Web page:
Things I've Learned From Directing a Play I Wrote

As requested by @ellenetten. It was my first time writing a play AND directing a play. I have no experience doing one without the other, so I'll talk about all of it. Also, this seems so technical and like I'm some expert! There are actual experts on ListApp. This is just my experience.
  1. Trust your actors. I worked with the same ten actors for about six years. I know exactly how each of them likes to work. I was nervous about working with new actors and getting the best performances, but I trusted they knew what works best for them and followed their leads.
  2. Use the writer advantage. I changed lines on the spot if they weren't working. Didn't have to worry about anyone's ego except my own.
  3. Think of the script as a draft. Think of your director notes as drafts. It's a collaborative process once you cast actors. Be excited about your work evolving. Don't be precious about work you've already done. That being said...
  4. Don't assume the writing isn't working until you've seen it rehearsed at least twice. Actors need time to warm up. They could be the best actors in the world and not give you what you want in the first go. Don't assume you failed as a writer. Give it time to work.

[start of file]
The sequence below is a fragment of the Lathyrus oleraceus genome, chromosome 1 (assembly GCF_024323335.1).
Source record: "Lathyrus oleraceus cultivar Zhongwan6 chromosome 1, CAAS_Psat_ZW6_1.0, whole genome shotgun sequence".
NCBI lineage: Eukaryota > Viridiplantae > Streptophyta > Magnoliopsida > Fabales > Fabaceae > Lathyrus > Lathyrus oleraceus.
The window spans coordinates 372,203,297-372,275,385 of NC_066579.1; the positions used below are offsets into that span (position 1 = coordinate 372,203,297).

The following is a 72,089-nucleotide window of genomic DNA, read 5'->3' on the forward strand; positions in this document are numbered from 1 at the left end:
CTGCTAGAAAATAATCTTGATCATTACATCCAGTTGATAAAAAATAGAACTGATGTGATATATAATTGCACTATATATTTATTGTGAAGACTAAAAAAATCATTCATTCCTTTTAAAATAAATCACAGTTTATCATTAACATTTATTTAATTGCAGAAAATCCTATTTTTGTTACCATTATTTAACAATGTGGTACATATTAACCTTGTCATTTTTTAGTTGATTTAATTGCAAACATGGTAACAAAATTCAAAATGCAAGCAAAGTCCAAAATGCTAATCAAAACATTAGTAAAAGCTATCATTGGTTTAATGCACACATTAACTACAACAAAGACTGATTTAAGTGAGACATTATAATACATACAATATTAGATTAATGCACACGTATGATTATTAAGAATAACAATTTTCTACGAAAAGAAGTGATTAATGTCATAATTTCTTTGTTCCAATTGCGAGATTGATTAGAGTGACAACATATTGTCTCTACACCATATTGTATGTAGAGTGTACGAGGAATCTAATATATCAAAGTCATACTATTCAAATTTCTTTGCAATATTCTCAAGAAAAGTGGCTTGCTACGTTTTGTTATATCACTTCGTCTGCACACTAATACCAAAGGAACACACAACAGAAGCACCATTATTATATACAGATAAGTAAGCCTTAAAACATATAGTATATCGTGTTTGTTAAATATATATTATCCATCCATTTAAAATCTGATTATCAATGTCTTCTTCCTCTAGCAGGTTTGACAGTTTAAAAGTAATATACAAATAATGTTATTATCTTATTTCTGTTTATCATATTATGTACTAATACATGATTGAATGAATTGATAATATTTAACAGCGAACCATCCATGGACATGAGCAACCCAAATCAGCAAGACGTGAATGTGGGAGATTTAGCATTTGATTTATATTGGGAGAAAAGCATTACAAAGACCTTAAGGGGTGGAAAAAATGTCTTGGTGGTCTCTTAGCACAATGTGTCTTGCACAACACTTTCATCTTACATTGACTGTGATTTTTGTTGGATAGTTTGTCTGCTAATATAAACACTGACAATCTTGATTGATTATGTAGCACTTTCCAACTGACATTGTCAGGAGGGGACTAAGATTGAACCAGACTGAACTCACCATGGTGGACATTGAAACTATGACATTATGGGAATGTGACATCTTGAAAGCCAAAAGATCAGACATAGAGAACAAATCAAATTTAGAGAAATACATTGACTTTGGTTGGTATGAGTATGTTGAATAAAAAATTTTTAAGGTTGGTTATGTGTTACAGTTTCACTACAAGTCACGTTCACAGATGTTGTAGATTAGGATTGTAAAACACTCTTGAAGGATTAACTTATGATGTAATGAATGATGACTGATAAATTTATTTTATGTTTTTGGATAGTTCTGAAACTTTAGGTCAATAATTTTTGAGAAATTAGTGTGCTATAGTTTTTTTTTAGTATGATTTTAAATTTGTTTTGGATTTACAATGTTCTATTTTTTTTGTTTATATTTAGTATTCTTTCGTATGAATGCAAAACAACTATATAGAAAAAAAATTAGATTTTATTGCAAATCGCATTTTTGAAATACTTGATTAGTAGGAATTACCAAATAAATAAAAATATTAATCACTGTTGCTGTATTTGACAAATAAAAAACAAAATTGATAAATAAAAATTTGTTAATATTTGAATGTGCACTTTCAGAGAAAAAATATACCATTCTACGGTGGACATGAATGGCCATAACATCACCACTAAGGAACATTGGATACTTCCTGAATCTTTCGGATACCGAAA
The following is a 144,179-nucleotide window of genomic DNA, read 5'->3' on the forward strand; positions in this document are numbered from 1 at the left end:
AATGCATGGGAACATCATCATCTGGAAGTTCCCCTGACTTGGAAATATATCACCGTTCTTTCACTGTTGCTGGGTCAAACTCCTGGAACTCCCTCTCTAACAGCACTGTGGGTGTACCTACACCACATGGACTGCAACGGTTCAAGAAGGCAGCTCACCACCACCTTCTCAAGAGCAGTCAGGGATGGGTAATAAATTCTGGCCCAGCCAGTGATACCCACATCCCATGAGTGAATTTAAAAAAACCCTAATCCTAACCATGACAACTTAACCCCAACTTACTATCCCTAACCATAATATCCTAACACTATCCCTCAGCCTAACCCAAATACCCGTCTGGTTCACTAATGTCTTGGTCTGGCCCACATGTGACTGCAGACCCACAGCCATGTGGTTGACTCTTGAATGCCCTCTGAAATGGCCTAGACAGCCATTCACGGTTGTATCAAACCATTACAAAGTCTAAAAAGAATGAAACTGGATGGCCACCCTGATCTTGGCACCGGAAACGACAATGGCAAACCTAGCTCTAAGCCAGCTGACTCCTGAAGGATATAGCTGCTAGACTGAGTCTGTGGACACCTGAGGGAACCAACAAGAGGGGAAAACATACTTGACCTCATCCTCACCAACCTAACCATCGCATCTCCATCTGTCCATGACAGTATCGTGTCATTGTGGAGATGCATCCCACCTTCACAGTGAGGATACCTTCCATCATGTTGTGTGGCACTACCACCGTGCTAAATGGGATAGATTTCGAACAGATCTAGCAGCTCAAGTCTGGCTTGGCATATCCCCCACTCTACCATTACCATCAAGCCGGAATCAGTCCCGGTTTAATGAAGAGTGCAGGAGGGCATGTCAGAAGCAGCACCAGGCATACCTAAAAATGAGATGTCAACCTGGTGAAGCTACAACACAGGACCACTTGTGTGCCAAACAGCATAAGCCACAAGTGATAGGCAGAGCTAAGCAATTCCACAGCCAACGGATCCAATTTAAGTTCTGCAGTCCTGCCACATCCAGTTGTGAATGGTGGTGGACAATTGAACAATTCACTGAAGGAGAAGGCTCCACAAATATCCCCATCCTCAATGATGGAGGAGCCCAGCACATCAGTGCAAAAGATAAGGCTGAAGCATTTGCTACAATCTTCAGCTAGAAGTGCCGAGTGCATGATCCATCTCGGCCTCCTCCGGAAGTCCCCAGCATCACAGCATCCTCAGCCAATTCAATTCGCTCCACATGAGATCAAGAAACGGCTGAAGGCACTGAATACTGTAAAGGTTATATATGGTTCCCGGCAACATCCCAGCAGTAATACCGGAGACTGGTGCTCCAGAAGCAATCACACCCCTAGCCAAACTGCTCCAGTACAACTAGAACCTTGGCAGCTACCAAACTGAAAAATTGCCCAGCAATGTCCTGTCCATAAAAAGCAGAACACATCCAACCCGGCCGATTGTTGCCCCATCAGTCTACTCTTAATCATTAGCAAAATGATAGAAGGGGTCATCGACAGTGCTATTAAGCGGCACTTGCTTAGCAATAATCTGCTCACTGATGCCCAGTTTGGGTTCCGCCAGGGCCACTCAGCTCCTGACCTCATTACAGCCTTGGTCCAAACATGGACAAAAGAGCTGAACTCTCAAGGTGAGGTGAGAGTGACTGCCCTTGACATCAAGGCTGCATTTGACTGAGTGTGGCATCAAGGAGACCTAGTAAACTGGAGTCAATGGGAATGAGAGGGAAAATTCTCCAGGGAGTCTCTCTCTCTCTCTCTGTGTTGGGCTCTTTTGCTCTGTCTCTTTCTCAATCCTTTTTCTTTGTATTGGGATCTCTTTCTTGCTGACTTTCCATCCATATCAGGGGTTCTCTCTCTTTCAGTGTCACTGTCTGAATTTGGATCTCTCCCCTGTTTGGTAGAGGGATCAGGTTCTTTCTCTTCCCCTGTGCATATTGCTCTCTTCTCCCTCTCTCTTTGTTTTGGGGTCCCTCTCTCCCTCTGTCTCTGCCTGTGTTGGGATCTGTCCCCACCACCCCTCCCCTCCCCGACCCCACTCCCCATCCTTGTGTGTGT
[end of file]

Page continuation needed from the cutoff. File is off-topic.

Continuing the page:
5. Respect the other departments and listen to their ideas. I figured out a key aspect of a main character during a discussion with our customer designer. At one point, I disagreed with our set designer, but politely explained myself and she came back with something even better.
  6. Pay attention to casting. I spent a lot of time choosing the right people for my show, but it was worth it (look how cute they are!) Once the actors are cast, they're the ones onstage and the play is in their hands. Casting is your last chance to control! I don't see directing as controlling.
  7. Walk through blocking with interns, friends, anyone other than actors. Give yourself a director rehearsal before bringing in actual cast. You'll be less nervous which will make cast less nervous.
  8. There's more risk because you can't blame anyone but yourself, but there's also more reward. And more flowers opening night!
  9. This list reads as boring and pompous, but I'm glad @ellenetten asked me to write it. Thanks!